Disqus reveals 17.5 million users affected by security breach in 2012
Popular comment hosting service Disqus has urged its users to reset passwords on other services if they are shared.Updated: Oct 07, 2017 17:28 IST
Comment hosting service Disqus on Friday revealed that it had suffered a major security breach in 2012. The company said that it was alerted by an independent security researcher, Troy Hunt, on October 5 about the breach. Disqus has confirmed that a snapshot of its user database from 2012, which includes information dating back to 2007, was leaked.
Data exposed includes email addresses, sign-up dates, Disqus user names, and last login dates in plain text. It also has passwords (not in plain text format) for about one-third of the total user base. The company says the security breach affected 17.5 million users.
“Right now there isn’t any evidence of unauthorized logins occurring in relation to this. No plain text passwords were exposed, but it is possible for this data to be decrypted (even if unlikely). As a security precaution, we have reset the passwords for all affected users. We recommend that all users change passwords on other services if they are shared,” the company said in a blog post.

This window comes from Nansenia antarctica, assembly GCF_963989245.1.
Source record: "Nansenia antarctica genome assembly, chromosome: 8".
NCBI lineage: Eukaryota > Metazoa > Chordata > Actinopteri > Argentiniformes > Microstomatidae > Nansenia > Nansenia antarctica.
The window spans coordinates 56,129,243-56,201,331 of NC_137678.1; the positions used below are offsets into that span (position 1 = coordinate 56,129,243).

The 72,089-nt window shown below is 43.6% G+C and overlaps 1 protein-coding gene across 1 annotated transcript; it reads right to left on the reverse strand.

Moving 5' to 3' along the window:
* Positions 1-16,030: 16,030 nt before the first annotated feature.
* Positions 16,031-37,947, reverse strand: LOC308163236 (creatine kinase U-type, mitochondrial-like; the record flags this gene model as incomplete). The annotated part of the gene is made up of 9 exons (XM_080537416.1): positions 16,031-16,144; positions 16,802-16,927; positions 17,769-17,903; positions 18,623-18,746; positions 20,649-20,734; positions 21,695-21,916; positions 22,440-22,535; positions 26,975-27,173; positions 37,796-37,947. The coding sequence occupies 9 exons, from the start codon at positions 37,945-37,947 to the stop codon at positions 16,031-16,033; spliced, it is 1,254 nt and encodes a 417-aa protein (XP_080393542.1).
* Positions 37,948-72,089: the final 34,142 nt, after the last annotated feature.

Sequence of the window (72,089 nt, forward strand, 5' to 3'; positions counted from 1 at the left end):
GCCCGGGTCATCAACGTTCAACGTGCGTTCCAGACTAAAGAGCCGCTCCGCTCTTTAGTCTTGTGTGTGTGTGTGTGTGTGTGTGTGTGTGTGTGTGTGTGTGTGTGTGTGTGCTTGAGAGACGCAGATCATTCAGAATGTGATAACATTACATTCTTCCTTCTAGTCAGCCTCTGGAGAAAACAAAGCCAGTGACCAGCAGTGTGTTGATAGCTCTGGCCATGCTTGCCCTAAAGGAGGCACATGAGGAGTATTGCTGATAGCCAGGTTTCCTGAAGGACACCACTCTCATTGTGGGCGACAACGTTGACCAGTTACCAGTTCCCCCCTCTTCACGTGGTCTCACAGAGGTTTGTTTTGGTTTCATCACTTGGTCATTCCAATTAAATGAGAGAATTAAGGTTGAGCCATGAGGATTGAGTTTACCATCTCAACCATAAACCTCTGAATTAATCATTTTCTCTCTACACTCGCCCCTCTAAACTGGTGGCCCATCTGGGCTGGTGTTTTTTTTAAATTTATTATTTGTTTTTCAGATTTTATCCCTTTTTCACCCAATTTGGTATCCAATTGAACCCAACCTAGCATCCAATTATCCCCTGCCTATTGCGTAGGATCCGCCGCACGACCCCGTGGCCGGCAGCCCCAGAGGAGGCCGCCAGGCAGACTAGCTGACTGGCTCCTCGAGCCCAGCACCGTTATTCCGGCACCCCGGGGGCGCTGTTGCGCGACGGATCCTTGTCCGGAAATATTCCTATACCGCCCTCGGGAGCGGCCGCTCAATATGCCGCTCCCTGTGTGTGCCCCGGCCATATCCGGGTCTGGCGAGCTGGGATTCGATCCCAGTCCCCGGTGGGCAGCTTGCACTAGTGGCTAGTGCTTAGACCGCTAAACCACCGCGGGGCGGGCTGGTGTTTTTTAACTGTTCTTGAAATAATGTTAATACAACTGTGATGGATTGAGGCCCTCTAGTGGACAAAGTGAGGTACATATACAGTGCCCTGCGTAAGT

Since the email addresses were exposed in plain text, Disqus says the affected users may have received spam emails. “At this time, we do not believe that this data is widely distributed or readily available. We can also confirm that the most recent data that was exposed is from July, 2012,” it added.
Disqus has forced the reset of passwords for all affected users. The company is also reaching out to users whose information was leaked online.
“Since 2012, as part of normal security enhancements, we’ve made significant upgrades to our database and encryption in order to prevent breaches and increase password security. Specifically, at the end of 2012 we changed our password hashing algorithm from SHA1 to bcrypt,” it added.
SHA-1 is a cryptographic hash function which was designed by the US’ National Security Agency. bcrypt, another password hashing function, is believed to be a more secure technology over SHA-1. ALSO READ: Have I been ‘pwned’? Click here to find out safety status of your accounts, passwords
The latest report comes shortly after Yahoo’s recent disclosure that all of its users were affected by a security breach in 2013. The internet giant, which has now been acquired by Verizon, around 3 billion account details were exposed.
First Published: Oct 07, 2017 16:49 IST